Although millions of Americans have incorporated the word “downsizing” into their vocabularies, the concept has been a little bit harder to embrace, particularly when considering the idea of traditional family gatherings.
In the real estate world, “downsizing” as a movement has gained popularity among the Baby Boomer generation, as more and more individuals recognize the desire to unburden themselves from the cost and maintenance of a large family home and discover the joys of a low- or no-maintenance home that is closer to family, provides health and lifestyle amenities, and is attractive inside and out in a desirable community.
For more than a decade, author and cultural visionary Sarah Susanka has been popularizing the “Not-So-Big” Movement, with books, articles and speeches about the “Not So Big House,” “Not So Big Remodeling” and “The Not So Big Life,” among others.
Her philosophy includes making decisions about possessions, home style and more using the “better, not bigger” ideal.
“Home has almost nothing to do with quantity, and everything to do with quality,” Susanka states. “We feel at home in our houses when where we live reflects who we are in our hearts.”
When purchasing a new, smaller home, home buyers may feel anxious about those things they find important but are now being “downsized.” These might include uniforms or trophies from now-grown children’s sports or academic interests, books accumulated over a lifetime, multiple sets of dishes (or those only for use on a particular holiday or occasion), even formal furniture.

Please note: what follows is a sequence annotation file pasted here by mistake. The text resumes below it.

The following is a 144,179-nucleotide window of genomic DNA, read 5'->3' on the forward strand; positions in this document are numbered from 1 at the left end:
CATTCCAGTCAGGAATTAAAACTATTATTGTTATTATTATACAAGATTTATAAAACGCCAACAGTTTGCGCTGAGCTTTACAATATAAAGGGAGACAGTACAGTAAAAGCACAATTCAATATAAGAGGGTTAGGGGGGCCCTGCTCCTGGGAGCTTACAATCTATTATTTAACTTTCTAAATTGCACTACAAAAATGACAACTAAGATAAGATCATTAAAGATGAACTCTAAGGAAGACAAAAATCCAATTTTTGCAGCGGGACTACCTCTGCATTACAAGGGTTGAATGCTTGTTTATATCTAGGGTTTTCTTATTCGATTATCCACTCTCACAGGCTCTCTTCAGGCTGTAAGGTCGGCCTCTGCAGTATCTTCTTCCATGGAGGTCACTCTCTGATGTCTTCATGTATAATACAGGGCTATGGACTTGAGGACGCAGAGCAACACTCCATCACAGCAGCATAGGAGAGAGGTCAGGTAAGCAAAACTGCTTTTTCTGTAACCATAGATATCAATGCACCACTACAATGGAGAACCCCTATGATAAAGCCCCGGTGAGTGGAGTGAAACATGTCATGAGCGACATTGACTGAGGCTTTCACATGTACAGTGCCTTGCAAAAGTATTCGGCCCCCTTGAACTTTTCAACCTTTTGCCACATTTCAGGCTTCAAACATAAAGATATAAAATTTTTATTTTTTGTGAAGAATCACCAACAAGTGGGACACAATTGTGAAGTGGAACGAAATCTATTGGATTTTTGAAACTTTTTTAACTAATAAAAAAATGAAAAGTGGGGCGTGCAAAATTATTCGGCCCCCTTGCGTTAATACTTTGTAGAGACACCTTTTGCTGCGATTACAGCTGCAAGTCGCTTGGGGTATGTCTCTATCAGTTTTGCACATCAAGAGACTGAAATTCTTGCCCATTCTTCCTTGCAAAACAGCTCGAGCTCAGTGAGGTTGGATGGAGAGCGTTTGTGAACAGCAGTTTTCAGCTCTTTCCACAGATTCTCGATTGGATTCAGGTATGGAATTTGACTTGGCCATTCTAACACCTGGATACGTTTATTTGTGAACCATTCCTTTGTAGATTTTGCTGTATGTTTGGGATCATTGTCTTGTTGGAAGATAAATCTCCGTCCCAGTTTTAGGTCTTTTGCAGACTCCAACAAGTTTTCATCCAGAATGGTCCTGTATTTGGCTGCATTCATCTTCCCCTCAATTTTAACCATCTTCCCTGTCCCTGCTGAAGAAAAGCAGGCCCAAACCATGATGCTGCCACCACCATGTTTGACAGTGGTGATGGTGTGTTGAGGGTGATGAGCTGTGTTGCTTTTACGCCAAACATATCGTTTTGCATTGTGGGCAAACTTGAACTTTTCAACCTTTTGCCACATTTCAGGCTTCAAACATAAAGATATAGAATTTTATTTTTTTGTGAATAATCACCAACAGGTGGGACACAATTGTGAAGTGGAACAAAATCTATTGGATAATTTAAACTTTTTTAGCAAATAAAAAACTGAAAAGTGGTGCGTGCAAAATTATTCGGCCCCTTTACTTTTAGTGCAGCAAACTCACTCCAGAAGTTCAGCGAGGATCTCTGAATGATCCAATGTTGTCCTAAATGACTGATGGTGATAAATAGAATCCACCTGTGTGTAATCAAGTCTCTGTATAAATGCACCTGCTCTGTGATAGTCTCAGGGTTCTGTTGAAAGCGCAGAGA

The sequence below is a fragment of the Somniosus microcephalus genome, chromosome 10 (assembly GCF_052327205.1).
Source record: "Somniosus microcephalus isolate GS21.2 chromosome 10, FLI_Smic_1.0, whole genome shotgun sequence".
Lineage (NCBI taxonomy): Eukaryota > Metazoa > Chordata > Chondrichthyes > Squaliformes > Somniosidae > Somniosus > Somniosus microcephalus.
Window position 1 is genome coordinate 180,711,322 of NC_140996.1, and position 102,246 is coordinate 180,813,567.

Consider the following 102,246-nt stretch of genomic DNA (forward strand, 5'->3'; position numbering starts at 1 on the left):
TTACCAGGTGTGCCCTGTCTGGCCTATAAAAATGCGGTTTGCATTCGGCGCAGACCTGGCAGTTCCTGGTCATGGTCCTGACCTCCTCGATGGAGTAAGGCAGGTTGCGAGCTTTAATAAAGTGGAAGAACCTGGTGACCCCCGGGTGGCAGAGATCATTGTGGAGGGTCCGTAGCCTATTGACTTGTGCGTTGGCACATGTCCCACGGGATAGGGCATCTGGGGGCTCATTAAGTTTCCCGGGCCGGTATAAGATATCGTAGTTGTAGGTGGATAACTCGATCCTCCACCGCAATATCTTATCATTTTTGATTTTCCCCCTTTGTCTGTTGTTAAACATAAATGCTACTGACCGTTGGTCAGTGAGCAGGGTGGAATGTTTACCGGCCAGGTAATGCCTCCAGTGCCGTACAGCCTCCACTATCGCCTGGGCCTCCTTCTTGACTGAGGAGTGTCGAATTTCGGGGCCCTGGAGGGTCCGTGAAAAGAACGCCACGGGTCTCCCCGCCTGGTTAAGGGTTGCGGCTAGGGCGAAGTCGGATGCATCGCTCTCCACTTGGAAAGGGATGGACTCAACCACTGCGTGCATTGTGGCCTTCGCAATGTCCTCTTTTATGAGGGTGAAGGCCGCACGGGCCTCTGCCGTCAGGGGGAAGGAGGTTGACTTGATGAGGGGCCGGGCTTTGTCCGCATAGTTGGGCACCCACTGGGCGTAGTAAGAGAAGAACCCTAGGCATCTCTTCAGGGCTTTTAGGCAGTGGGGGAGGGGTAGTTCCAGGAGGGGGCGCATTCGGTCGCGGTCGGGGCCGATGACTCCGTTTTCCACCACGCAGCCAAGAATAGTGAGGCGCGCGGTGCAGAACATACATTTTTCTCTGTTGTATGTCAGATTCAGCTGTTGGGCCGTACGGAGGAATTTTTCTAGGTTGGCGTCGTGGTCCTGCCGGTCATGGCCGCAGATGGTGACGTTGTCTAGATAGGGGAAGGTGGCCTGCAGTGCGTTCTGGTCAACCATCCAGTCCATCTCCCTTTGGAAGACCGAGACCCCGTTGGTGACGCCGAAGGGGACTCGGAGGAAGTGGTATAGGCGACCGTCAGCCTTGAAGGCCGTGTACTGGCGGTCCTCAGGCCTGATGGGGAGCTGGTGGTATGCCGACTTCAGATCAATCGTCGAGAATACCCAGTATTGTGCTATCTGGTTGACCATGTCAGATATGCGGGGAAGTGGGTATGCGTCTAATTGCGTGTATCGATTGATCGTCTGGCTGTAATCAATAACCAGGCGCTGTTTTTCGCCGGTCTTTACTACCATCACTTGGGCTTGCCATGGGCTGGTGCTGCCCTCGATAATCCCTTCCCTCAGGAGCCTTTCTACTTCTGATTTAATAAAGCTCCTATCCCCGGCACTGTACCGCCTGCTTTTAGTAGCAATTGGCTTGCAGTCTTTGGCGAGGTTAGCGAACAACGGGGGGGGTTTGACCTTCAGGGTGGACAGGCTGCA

If you have found a house that makes your heart race, in a neighborhood that suits your lifestyle, by a builder whose quality and attention to detail set the standard for the industry, don’t write it off because it is lacking a “formal dining room” or “formal living room” or a “three-car garage.”
Remember that you are simplifying your life. How many days each year will you actually use the formal dining room as a dining room? With the holidays around the corner, perhaps you’re thinking two or three – but what if your adult child is looking forward to the opportunity to host Thanksgiving this year? Or, perhaps the clubhouse kitchen is available for a large family gathering.
Is hosting a large group one or two days each year worth the hassle of keeping that room dust-free for the other 363 or 364 days?
Think “flexible space” rather than “sacrificing space.”
When designing the homes for Windsong Properties, flexible space was the goal. Perhaps the house has a den or office with French doors (or no doors) that can be used as a dining room. Another option is placing temporary tables in the large, open floorplan – using the kitchen, even the living room – for the family meal.
Better yet, re-create the first Thanksgiving, and share a meal in the luxurious private courtyard, where it won’t matter if bread is broken, spilled or scattered on the patio!
Fed up with owning more house than they could keep up with, homeowners Logan and Tammy Strobel – authors of the blog, “Rowdy Kittens: go small, think big & be happy,” write, “we changed our lifestyle when we redefined our values and prioritized needs versus wants.”
Like the Strobels, you may find that downsizing sets the stage for a happier, healthier, more meaningful life.
Each Windsong active retirement community was designed with Boomers in mind, with home designs that maximize accessibility, minimize hassles and provide opportunities for homeowners to simplify, enrich and enjoy their lives. Attractive floor plans, low-maintenance exteriors, accessibility and natural light abound, as do neighbors with similar life-stage experience.
We’re the experts at simplifying your life, which is why we say at Windsong, Life’s a Breeze!